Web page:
Christopher Ahn, 40, faces his final extradition hearing in federal court in Los Angeles on Tuesday. Two years ago, he was freed on $1.3million bail but was forced to serve home confinement ahead of his possible extradition to Spain.
Ahn’s attorney says that extradition puts his client’s life in jeopardy since the North has been known to send hit squads to target enemies of the state – even if they are on foreign soil.
Ahn was arrested in LA by US Marshals in 2019 – weeks after he and a group of anti-Kim activists devoted to helping North Koreans flee the authoritarian country broke into the embassy in Madrid in an attempt to help a top diplomat defect.
The plan was to make it appear as if they were going to kidnap Yun Suk So, the commercial attaché at the embassy and the most senior official representing Pyongyang in Spain, according to BuzzFeed News.
Christopher Ahn, 40, faces his final extradition hearing in federal court in Los Angeles on Tuesday
Ahn is a former US Marine wanted by Spain for breaking into the North Korean embassy in Madrid to help a diplomat defect in 2019
Ahn is allegedly shown in a still photo from a surveillance camera standing in front of the North Koria embassy in Madrid on February 22, 2019
Ahn (pictured moments before the incident) and alleged co-conspirators including Adrian Hong Chang, a leader of the Free Joseon group, tied up North Korean diplomats and started beating them up as part of an elaborate plot to stage a kidnapping to trick the Kim regime into thinking their envoys had been abducted
North Korea punishes the families of those who defect to the West, so Ahn and his alleged co-conspirators thought if they could trick the Kim government into believing their diplomat in Spain was kidnapped, it would spare his relatives back home.
According to law enforcement officials in Spain, Ahn and his cohorts broke into the North Korean embassy in Madrid, tied up some of the diplomats there, and started beating them up.
Ahn and other members of the group Free Joseon, whose name means ‘Free North Korea,’ claim that they were allowed into the embassy by diplomats who had agreed to help them execute their plan to facilitate their escape.
But the plan went awry when the diplomats told Ahn and the other members of Free Joseon that they changed their minds and had no intention of defecting from North Korea.
President Joe Biden is pictured left. North Korean ruler Kim Jong-un is pictured right. Biden’s Justice Department is seeking to have Ahn extradited to Spain – a move that could possibly put his life in jeopardy, according to the American’s attorney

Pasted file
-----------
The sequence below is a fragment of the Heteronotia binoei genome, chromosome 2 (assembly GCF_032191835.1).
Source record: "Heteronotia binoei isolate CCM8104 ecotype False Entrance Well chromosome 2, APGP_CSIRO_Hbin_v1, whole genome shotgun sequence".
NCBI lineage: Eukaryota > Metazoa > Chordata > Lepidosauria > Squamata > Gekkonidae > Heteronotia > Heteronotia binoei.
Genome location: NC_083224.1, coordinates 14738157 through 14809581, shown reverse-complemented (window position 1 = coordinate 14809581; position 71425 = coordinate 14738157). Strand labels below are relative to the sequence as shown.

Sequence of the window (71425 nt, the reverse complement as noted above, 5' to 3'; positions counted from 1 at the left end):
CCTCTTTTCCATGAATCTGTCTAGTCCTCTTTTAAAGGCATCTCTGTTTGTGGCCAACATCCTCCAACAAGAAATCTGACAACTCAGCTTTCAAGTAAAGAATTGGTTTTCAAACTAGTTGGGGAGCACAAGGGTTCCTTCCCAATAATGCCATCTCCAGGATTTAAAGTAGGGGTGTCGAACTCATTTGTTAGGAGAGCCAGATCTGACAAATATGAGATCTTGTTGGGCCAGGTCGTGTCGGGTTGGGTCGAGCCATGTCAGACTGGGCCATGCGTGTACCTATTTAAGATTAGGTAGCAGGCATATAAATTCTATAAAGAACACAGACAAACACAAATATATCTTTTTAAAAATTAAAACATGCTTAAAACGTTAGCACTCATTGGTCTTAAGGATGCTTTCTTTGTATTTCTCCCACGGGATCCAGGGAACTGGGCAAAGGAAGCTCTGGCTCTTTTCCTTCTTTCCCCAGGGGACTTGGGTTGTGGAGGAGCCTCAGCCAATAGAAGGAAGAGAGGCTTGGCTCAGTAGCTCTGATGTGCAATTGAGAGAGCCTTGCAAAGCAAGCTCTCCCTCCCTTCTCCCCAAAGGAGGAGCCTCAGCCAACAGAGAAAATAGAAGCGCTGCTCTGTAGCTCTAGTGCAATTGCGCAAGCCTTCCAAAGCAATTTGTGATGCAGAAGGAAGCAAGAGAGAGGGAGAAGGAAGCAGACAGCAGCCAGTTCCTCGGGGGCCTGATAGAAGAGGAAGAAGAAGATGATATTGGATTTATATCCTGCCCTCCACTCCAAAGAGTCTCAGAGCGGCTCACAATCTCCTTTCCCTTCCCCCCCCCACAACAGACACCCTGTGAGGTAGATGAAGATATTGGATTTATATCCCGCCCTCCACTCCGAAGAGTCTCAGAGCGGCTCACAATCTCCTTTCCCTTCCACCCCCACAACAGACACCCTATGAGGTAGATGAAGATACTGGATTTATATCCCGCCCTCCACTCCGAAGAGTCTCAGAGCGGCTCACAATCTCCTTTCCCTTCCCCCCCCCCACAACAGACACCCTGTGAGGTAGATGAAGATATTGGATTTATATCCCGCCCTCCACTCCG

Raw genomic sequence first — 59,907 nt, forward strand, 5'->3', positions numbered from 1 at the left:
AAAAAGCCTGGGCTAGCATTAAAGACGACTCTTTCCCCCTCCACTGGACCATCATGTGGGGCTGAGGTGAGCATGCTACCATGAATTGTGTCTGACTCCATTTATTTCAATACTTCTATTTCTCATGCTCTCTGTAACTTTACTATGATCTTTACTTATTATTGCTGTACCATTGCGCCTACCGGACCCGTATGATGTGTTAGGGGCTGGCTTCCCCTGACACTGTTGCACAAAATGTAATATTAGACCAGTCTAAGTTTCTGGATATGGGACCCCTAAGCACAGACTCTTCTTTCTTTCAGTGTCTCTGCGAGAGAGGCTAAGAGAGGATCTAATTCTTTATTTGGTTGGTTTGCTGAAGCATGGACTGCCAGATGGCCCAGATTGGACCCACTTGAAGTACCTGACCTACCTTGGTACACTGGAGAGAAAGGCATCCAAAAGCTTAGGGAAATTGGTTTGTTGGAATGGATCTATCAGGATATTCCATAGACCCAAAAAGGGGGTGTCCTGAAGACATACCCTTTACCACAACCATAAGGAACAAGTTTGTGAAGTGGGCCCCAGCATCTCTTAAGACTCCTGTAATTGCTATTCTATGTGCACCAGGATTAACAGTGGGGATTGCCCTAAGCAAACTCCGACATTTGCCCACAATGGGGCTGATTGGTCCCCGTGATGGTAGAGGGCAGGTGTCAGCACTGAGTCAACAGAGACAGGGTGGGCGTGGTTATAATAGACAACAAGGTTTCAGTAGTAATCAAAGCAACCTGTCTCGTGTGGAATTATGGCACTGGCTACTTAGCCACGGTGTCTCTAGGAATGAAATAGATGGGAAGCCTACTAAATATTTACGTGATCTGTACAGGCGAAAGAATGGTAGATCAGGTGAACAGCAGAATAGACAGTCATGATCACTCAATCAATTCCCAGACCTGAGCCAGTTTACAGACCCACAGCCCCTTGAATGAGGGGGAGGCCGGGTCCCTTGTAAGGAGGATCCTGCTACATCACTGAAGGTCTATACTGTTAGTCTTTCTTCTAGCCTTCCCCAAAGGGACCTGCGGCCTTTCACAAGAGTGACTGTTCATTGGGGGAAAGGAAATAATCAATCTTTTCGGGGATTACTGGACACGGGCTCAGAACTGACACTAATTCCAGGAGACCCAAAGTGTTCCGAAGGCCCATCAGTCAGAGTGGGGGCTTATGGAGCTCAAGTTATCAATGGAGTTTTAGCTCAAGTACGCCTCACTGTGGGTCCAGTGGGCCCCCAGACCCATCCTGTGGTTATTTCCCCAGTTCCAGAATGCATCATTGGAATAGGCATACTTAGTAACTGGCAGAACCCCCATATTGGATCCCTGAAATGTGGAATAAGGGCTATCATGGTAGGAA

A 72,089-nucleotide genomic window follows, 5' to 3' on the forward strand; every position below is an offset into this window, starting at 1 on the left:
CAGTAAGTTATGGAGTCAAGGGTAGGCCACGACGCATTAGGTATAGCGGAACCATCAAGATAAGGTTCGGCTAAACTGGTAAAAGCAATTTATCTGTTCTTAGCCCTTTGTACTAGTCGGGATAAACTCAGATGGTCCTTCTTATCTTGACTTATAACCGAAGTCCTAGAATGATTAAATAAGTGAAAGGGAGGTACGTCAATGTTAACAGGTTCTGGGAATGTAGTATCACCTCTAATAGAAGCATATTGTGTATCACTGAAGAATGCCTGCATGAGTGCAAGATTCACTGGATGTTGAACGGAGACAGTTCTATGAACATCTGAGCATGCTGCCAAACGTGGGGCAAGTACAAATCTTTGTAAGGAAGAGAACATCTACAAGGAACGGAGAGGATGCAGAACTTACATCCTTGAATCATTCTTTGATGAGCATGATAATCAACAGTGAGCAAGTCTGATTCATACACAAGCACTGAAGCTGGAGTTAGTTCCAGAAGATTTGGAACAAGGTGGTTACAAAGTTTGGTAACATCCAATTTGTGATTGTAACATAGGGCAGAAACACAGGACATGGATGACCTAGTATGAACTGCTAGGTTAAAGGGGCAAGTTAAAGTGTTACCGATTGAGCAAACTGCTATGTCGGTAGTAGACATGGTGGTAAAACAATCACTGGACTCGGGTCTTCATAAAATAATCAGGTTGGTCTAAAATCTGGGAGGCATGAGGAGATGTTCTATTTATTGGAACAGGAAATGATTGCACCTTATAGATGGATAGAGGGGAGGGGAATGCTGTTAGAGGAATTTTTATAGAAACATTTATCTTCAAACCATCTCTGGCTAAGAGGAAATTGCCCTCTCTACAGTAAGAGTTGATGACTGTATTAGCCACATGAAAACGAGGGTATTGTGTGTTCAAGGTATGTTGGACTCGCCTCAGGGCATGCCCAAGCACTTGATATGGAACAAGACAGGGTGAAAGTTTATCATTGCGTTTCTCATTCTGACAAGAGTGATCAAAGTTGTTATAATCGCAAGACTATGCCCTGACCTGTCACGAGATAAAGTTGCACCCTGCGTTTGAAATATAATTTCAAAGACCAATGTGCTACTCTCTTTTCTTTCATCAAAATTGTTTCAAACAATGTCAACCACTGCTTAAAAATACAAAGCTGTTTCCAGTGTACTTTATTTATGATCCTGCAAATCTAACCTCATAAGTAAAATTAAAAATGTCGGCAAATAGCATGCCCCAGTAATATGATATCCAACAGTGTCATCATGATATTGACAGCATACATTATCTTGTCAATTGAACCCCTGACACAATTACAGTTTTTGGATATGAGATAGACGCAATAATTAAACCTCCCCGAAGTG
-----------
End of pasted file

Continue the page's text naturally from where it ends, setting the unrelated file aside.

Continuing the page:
Ahn and the other alleged co-conspirators involved in the plot fled the embassy into getaway cars. They then managed to take taxis to Portugal, where they booked a flight back home to the US.
But Spanish police using surveillance footage from that evening identified the members of the group and sought their extradition from the US.
Spain and the US have an extradition treaty which requires DOJ to send anyone suspected of a crime to Madrid if there is probable cause that person should stand trial for crimes that would also be crimes in the US.
If a judge approves DOJ’s request to extradite Ahn to Spain, he faces up to 24 years in prison on charges of illegal entry, assault, illegal confinement, and being part of a criminal organization.
But Ahn’s attorneys say that extraditing him puts his life in jeopardy as the US government reportedly obtained intelligence indicating that the Kim regime wishes to assassinate him.
Spain and North Korea have full-fledged diplomatic relations, meaning that Korean nationals from the North could freely travel to Western Europe and potentially try to target Ahn.
The North Korean government has been accused of sending hit squads to try and assassinate the regime’s perceived enemies.
In 2017, Kim Jong-nam, the half-brother of Kim Jong-un, was killed when a group of operatives acting on the orders of the North Korean government poisoned him with VX nerve agent at Kuala Lampur International Airport in Malaysia.
If a judge approves DOJ’s request to extradite Ahn to Spain, he faces up to 24 years in prison on charges of illegal entry, assault, illegal confinement, and being part of a criminal organization
Ahn, a former Marine, is seen in the above undated file photo taken during his deployment to Iraq
In 2019, Ahn (above) was arrested by US Marshals during a raid on the Los Angeles apartment of a co-defendant, Adrian Hong Chang, a leader of the Free Joseon group
Hong Chang (pictured) has not been arrested. During incident, Hong Chang knocked on the embassy’s door and asked to speak to a specific official. He was let inside and moments later let the group inside. They were armed with machetes, iron bars, knives and fake guns
In 2019, Ahn was arrested by US Marshals during a raid on the Los Angeles apartment of a co-defendant, Adrian Hong Chang, a leader of the Free Joseon group.
Hong Chang was not at home and has not been arrested.
Free Joseon, also known as the Cheollima Civil Defense group, styles itself as a government in exile dedicated to toppling the ruling Kim family dynasty in North Korea.
Hong Chang knocked on the embassy’s door on February 22, 2019, and asked to speak to a specific official, according to court papers filed by the US Attorney’s Office.